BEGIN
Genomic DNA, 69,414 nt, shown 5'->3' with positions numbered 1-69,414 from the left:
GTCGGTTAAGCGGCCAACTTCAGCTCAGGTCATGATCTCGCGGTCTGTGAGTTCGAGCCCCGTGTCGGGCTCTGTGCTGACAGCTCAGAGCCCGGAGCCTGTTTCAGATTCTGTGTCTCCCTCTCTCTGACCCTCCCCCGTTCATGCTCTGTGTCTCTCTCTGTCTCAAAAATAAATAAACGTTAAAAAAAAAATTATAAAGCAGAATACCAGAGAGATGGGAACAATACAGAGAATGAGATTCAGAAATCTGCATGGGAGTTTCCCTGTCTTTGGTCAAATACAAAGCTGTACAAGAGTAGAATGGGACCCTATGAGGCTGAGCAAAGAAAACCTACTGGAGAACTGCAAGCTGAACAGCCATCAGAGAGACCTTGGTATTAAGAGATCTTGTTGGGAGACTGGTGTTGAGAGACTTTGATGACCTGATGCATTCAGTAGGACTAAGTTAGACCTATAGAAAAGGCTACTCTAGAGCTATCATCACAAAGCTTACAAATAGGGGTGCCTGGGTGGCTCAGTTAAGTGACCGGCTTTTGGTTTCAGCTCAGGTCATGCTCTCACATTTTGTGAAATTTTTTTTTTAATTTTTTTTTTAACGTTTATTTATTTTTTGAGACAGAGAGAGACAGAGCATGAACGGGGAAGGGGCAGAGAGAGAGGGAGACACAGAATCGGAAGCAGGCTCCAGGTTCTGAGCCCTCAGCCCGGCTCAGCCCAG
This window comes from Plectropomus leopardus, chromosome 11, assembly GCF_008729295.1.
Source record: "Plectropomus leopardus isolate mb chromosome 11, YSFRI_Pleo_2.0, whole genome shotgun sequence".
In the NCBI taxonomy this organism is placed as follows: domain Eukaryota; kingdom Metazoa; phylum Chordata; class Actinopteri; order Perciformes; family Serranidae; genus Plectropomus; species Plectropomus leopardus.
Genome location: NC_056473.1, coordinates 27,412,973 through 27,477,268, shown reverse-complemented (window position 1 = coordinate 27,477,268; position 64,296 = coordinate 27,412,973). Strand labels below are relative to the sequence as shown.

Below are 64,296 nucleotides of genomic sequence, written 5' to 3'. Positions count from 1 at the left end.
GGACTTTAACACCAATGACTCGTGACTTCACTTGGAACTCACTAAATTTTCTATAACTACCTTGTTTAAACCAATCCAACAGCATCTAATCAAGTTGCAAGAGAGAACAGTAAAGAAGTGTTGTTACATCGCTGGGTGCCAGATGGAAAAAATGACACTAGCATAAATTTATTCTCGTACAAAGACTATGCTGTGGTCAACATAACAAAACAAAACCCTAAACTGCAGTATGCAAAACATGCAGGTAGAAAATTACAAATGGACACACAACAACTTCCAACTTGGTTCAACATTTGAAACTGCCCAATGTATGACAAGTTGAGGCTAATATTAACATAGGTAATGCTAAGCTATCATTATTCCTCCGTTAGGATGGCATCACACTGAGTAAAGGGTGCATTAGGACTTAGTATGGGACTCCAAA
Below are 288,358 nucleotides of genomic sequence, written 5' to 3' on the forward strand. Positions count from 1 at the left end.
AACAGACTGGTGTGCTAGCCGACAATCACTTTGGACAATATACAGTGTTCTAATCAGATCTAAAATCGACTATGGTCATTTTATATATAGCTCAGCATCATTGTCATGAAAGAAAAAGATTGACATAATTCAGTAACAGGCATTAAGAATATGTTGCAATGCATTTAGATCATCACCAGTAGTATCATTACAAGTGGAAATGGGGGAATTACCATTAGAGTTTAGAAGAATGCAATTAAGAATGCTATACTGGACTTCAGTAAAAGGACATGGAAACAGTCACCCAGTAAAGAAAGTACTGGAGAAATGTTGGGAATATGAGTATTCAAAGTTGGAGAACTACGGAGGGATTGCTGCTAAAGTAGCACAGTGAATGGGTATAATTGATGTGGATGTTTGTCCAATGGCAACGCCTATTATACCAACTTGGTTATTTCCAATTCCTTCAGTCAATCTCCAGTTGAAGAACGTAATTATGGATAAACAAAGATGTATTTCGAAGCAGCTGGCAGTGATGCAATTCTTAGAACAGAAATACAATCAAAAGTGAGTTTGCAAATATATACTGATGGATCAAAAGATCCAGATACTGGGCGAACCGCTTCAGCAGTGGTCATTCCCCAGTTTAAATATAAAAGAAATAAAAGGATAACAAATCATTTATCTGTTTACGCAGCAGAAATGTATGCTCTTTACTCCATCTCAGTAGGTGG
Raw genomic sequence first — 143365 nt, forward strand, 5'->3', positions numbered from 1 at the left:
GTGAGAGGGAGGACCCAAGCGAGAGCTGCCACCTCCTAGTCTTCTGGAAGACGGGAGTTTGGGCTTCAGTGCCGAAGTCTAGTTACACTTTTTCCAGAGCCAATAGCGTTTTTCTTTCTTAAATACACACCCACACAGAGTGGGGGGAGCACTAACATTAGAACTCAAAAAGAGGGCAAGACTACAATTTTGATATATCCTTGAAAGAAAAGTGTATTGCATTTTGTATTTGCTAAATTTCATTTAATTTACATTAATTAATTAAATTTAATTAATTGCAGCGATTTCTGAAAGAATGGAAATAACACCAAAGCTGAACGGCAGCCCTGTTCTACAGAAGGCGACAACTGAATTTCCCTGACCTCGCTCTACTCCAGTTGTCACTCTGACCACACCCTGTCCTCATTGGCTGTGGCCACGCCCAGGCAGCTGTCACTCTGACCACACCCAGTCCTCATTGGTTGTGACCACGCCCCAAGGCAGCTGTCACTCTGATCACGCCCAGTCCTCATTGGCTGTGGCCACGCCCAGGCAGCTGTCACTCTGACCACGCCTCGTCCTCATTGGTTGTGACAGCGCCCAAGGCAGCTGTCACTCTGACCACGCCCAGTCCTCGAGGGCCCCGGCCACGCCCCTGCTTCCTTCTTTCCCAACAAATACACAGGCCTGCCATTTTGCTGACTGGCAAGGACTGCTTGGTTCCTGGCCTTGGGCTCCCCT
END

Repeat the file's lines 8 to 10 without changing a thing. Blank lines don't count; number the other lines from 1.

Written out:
GGACTTTAACACCAATGACTCGTGACTTCACTTGGAACTCACTAAATTTTCTATAACTACCTTGTTTAAACCAATCCAACAGCATCTAATCAAGTTGCAAGAGAGAACAGTAAAGAAGTGTTGTTACATCGCTGGGTGCCAGATGGAAAAAATGACACTAGCATAAATTTATTCTCGTACAAAGACTATGCTGTGGTCAACATAACAAAACAAAACCCTAAACTGCAGTATGCAAAACATGCAGGTAGAAAATTACAAATGGACACACAACAACTTCCAACTTGGTTCAACATTTGAAACTGCCCAATGTATGACAAGTTGAGGCTAATATTAACATAGGTAATGCTAAGCTATCATTATTCCTCCGTTAGGATGGCATCACACTGAGTAAAGGGTGCATTAGGACTTAGTATGGGACTCCAAA
Below are 288,358 nucleotides of genomic sequence, written 5' to 3' on the forward strand. Positions count from 1 at the left end.
AACAGACTGGTGTGCTAGCCGACAATCACTTTGGACAATATACAGTGTTCTAATCAGATCTAAAATCGACTATGGTCATTTTATATATAGCTCAGCATCATTGTCATGAAAGAAAAAGATTGACATAATTCAGTAACAGGCATTAAGAATATGTTGCAATGCATTTAGATCATCACCAGTAGTATCATTACAAGTGGAAATGGGGGAATTACCATTAGAGTTTAGAAGAATGCAATTAAGAATGCTATACTGGACTTCAGTAAAAGGACATGGAAACAGTCACCCAGTAAAGAAAGTACTGGAGAAATGTTGGGAATATGAGTATTCAAAGTTGGAGAACTACGGAGGGATTGCTGCTAAAGTAGCACAGTGAATGGGTATAATTGATGTGGATGTTTGTCCAATGGCAACGCCTATTATACCAACTTGGTTATTTCCAATTCCTTCAGTCAATCTCCAGTTGAAGAACGTAATTATGGATAAACAAAGATGTATTTCGAAGCAGCTGGCAGTGATGCAATTCTTAGAACAGAAATACAATCAAAAGTGAGTTTGCAAATATATACTGATGGATCAAAAGATCCAGATACTGGGCGAACCGCTTCAGCAGTGGTCATTCCCCAGTTTAAATATAAAAGAAATAAAAGGATAACAAATCATTTATCTGTTTACGCAGCAGAAATGTATGCTCTTTACTCCATCTCAGTAGGTGG